What causes young adult and teenage incontinence?
SUI is the most prevalent type of incontinence in women. A healthy pelvic floor is key to maintaining a leak-free bladder. Your pelvic floor consists of layered muscles that create a hammock-type support for your bladder and other pelvic organs. When these muscles are stretched out or damaged, the bladder is not strong enough to function properly, resulting in incontinence.
Childbirth and advanced age are leading contributors to urinary incontinence. However, in young women who haven’t been pregnant, exercise is the primary cause of teenage incontinence. High-impact sports, such as running, CrossFit, or jumping rope, can traumatize your pelvic floor. The increased pressure of lifting heavy weights or doing intense moves, such as repeated burpees and weighted squats, can damage your pelvic floor muscles. And when your pelvic floor cannot support the bladder adequately, the mechanisms for retaining and releasing urine are compromised, resulting in incontinence.
I’ve never leaked. Why should I care about pelvic floor health?
Just because you haven’t experienced teenage incontinence doesn’t mean you will never develop bladder leaks. Incontinence affects about 1 in 3 women at some point, but prevention now can make a big difference later.
Prevention starts by educating yourself about pelvic floor and bladder health. Another step is to actively maintain a toned and strong pelvic floor. These two strategies will help you be more aware of any irregularities in your pelvic floor so you can act quickly to find solutions. Kegel exercises are the most common way to exercise and tone your pelvic floor muscles. Talk to your physician as well as older women in your community to learn more about bladder health and solutions for bladder leakage.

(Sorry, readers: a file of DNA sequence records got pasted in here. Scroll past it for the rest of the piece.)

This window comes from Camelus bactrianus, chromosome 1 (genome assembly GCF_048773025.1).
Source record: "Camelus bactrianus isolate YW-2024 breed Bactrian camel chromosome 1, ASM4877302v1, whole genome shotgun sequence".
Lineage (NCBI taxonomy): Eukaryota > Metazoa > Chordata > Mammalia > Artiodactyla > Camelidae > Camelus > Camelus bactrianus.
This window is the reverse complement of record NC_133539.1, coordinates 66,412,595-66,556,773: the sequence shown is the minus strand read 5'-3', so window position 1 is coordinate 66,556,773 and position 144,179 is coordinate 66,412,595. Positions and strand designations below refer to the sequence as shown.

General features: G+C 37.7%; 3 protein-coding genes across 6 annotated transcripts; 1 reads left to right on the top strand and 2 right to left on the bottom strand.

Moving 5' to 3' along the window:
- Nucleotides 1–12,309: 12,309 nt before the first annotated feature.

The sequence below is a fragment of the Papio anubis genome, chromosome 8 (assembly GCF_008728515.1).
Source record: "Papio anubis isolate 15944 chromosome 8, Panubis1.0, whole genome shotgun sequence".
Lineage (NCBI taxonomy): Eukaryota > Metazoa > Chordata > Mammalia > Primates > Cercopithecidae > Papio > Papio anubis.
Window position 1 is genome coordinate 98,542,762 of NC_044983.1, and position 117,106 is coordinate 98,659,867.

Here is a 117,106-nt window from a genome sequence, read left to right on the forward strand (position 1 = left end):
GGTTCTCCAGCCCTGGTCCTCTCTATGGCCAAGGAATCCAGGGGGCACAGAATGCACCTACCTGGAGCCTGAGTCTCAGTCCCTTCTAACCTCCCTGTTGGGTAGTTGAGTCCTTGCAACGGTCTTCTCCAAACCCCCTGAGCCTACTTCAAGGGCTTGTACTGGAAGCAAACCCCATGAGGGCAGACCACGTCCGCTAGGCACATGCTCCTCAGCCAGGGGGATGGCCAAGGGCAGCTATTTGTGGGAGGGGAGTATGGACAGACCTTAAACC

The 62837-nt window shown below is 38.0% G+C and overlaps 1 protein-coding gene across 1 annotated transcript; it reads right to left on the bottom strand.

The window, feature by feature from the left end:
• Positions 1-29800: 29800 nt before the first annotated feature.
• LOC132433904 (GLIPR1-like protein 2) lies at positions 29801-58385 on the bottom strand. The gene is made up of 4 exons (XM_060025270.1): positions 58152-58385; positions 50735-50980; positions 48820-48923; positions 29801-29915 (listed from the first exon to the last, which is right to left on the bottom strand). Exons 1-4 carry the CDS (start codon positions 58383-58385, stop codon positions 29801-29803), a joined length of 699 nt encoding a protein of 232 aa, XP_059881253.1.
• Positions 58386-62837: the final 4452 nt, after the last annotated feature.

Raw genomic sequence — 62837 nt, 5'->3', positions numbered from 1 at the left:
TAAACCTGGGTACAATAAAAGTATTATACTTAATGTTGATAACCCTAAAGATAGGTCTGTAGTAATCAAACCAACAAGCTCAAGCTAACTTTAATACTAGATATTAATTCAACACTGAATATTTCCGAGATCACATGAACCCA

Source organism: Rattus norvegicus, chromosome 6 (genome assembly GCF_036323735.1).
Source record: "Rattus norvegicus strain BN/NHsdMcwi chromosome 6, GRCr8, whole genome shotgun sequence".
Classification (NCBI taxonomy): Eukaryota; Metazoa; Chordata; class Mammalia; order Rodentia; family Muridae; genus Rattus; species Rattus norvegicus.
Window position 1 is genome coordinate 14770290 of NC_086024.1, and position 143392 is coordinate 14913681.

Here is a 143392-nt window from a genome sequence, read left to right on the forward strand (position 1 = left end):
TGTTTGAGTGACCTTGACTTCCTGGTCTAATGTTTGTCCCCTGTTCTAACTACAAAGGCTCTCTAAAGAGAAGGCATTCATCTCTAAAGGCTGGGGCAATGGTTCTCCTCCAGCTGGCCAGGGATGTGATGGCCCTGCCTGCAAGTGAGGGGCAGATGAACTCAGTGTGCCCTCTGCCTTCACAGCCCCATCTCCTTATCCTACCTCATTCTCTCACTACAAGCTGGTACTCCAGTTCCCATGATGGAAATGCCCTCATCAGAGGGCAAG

I already leak. What can I do?
If you’re experiencing occasional bladder leaks when exercising or sneezing, don’t worry! There are many strategies to reduce or even eliminate annoying leaks.
- Kegel Exercises. Something every woman can do to improve pelvic floor health is to practice Kegel exercises. These exercises can be done anytime and don’t take long. Kegels involve contracting and holding your pelvic floor muscles at regular intervals. When done correctly, Kegels effectively strengthen and tighten pelvic floor muscles.
- Modified Workouts. While you are toning and strengthening your pelvic floor, try to limit high-impact activities that cause your leaks. Stick to workouts that don’t put a lot of pressure on your pelvic muscles, such as power walking, swimming, and yoga.
- Body Weight. Talk to your physician to determine if your weight is contributing to your incontinence. Losing weight can help alleviate pressure on your pelvic floor and restore control of your bladder.